Fentanyl Caused 74 Percent of Opioid Overdose Deaths in Massachusetts

By Zachary Siegel 11/09/16

Fentanyl may be responsible for making 2016 the deadliest year on record for the Bay State. 

Fentanyl Caused 74 Percent of Opioid Overdose Deaths in Massachusetts

A shocking 74% of opioid-related overdose deaths that went through a toxicology test in Massachusetts were caused by illicit fentanyl during the third quarter of 2016, according to the Massachusetts Department of Public Health’s preliminary tally of opioid-related deaths released on Monday.

Fentanyl is a synthetic opioid several times stronger than heroin. Federal authorities believe the potent chemical is manufactured in clandestine labs in China and Mexico. The deadly drug is quietly supplanting America’s heroin market. 

“While we continue to see a decline in the number of deaths involving heroin, the data released today are a sobering reminder of why the opioid crisis is so complex and a top public health priority,” the state's Secretary of Health and Human Services Marylou Sudders said in a press release. “This is a crisis that touches every corner of our state, and we will continue our urgent focus expanding treatment access.”

Current estimates of opioid-related deaths for the first nine months of 2016 are higher than the first nine months of 2015. These preliminary data confirm a dark forecast for the Bay State. It looks like 2016 will be the deadliest year on record.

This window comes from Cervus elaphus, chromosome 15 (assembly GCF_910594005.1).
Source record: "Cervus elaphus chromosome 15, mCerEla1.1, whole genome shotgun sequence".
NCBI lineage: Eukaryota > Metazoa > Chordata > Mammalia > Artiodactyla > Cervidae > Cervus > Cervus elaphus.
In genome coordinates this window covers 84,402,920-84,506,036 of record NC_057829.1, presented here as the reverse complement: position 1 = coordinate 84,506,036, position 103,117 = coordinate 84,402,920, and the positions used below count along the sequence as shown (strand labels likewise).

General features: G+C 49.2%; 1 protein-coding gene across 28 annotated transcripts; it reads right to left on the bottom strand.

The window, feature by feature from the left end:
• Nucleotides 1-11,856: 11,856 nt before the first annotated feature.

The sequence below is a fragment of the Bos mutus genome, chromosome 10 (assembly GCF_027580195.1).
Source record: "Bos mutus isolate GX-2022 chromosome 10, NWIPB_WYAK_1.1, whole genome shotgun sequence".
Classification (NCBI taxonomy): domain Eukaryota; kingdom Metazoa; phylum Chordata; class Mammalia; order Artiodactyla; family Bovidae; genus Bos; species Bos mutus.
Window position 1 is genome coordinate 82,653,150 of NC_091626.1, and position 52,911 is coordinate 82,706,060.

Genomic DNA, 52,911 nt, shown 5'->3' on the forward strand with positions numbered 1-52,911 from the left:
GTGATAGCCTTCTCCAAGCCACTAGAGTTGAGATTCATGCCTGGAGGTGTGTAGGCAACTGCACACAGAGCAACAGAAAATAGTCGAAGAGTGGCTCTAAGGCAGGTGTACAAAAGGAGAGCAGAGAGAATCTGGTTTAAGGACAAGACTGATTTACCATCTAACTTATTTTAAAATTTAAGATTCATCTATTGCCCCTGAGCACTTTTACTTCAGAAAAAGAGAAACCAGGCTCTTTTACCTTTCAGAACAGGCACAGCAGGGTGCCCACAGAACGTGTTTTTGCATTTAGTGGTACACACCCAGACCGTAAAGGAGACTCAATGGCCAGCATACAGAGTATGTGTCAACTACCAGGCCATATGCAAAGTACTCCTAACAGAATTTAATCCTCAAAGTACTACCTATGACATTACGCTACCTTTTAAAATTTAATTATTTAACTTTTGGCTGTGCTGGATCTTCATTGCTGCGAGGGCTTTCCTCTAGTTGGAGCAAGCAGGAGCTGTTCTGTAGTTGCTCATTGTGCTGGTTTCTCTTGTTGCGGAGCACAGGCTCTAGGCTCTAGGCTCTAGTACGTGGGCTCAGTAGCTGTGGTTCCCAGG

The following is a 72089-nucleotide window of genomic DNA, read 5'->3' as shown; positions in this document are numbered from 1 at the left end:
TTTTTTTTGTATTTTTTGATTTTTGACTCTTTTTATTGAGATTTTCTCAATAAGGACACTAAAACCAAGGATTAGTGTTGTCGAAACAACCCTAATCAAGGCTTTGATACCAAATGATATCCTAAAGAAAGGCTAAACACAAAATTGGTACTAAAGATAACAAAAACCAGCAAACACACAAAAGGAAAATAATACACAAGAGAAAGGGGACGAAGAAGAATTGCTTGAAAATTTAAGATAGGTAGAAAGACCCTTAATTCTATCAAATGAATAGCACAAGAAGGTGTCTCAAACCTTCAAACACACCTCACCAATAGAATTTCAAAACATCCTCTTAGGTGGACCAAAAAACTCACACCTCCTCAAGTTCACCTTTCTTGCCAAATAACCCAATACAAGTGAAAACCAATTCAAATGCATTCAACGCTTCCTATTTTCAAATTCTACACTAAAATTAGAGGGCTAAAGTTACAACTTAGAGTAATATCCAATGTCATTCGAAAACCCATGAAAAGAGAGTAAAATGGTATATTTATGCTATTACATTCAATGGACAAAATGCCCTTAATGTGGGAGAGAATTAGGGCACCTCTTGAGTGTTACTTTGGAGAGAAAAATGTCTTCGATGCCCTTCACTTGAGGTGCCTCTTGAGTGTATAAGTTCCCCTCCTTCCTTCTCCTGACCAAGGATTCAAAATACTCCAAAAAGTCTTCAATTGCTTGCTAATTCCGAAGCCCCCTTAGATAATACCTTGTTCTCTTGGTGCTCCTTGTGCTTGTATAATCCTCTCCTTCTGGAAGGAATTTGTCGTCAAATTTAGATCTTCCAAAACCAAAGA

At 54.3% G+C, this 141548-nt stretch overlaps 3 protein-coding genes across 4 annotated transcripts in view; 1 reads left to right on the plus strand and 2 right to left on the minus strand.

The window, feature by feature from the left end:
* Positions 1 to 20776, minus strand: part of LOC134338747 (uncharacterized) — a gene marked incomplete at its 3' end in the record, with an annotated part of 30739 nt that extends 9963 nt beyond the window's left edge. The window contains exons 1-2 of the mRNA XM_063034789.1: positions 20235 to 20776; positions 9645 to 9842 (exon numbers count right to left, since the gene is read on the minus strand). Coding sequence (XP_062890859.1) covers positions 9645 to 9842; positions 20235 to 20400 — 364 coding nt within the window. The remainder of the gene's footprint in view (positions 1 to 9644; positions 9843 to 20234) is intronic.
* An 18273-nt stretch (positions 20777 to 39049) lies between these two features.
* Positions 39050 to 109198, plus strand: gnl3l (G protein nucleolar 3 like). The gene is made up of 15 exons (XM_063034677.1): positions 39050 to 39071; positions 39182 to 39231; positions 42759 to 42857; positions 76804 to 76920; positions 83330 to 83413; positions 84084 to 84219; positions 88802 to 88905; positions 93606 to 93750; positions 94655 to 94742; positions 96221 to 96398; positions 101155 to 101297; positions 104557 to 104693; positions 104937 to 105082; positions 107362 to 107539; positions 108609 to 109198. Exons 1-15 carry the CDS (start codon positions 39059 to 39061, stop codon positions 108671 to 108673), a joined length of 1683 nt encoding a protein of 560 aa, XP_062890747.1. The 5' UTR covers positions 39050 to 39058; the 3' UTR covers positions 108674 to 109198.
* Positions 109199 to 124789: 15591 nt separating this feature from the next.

There was a 43% increase in unintentional opioid overdose deaths between 2013 and 2014. That number continues to climb, as 2014 to 2015 saw a 20% increase. Now, 2016 looks even worse, with the first nine months of this year amounting to 1,475 deaths to 2015’s total of 1,574 deaths. 

The reason for the increase is because fentanyl, manufactured in underground labs, is several orders of magnitude deadlier than heroin. Whereas heroin and other opioids are typically measured in milligrams, fentanyl is measured in micrograms. For some perspective, fentanyl amounting to a few grains of salt can kill a fully grown human being. 

But a lesser-mentioned driver of the opioid crisis is the role drug combination plays in overdose deaths. In the second quarter of 2016, according to DPH, benzodiazepines were present in nearly half of opioid-related overdose deaths that went through a toxicology test. Mixing benzodiazepines, a central nervous system depressant, with powerful opioids is a deadly combination.  

Even more concerning, according to the most recent data, is that while prescriptions issued for opioids like oxycodone and hydrocodone decline, the number of overdose deaths continues to rise. 

This means that the opioid epidemic is proving to be a complex public health problem that will require more novel solutions. 

Public health experts argue for increased access to medications like buprenorphine and methadone, along with other harm reduction solutions such as drug consumption rooms and syringe-exchange programs. 

You can peruse the DPH’s full report here

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Zachary Siegel is a freelance journalist specializing in science, health and drug policy. His reporting has also appeared in Slate, The Daily Beast, Salon, Huffington Post, among others. He writes often about addiction, sometimes drawing from his own experience. You can find out more about Zachary on Linkedin or follow him on Twitter.